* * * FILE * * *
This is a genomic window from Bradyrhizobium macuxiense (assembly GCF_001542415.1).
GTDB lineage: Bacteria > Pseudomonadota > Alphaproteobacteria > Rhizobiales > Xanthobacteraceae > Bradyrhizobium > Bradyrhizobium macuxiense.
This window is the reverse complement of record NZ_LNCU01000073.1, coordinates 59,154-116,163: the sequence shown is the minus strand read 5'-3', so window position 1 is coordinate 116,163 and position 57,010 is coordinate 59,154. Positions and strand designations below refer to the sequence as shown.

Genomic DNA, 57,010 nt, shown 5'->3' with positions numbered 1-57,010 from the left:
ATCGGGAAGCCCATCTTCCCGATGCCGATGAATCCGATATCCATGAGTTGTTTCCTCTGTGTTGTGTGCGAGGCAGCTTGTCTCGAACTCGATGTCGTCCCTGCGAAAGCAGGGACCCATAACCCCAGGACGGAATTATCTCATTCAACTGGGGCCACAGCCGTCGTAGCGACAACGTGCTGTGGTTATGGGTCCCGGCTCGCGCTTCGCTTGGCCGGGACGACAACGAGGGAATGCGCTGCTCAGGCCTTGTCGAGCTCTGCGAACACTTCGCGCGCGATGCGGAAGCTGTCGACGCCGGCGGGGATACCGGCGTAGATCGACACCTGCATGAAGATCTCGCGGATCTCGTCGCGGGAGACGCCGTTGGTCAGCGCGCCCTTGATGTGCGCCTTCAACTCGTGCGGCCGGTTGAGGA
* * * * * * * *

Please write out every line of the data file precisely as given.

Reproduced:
This is a genomic window from Bradyrhizobium macuxiense (assembly GCF_001542415.1).
GTDB lineage: Bacteria > Pseudomonadota > Alphaproteobacteria > Rhizobiales > Xanthobacteraceae > Bradyrhizobium > Bradyrhizobium macuxiense.
This window is the reverse complement of record NZ_LNCU01000073.1, coordinates 59,154-116,163: the sequence shown is the minus strand read 5'-3', so window position 1 is coordinate 116,163 and position 57,010 is coordinate 59,154. Positions and strand designations below refer to the sequence as shown.

Genomic DNA, 57,010 nt, shown 5'->3' with positions numbered 1-57,010 from the left:
ATCGGGAAGCCCATCTTCCCGATGCCGATGAATCCGATATCCATGAGTTGTTTCCTCTGTGTTGTGTGCGAGGCAGCTTGTCTCGAACTCGATGTCGTCCCTGCGAAAGCAGGGACCCATAACCCCAGGACGGAATTATCTCATTCAACTGGGGCCACAGCCGTCGTAGCGACAACGTGCTGTGGTTATGGGTCCCGGCTCGCGCTTCGCTTGGCCGGGACGACAACGAGGGAATGCGCTGCTCAGGCCTTGTCGAGCTCTGCGAACACTTCGCGCGCGATGCGGAAGCTGTCGACGCCGGCGGGGATACCGGCGTAGATCGACACCTGCATGAAGATCTCGCGGATCTCGTCGCGGGAGACGCCGTTGGTCAGCGCGCCCTTGATGTGCGCCTTCAACTCGTGCGGCCGGTTGAGGA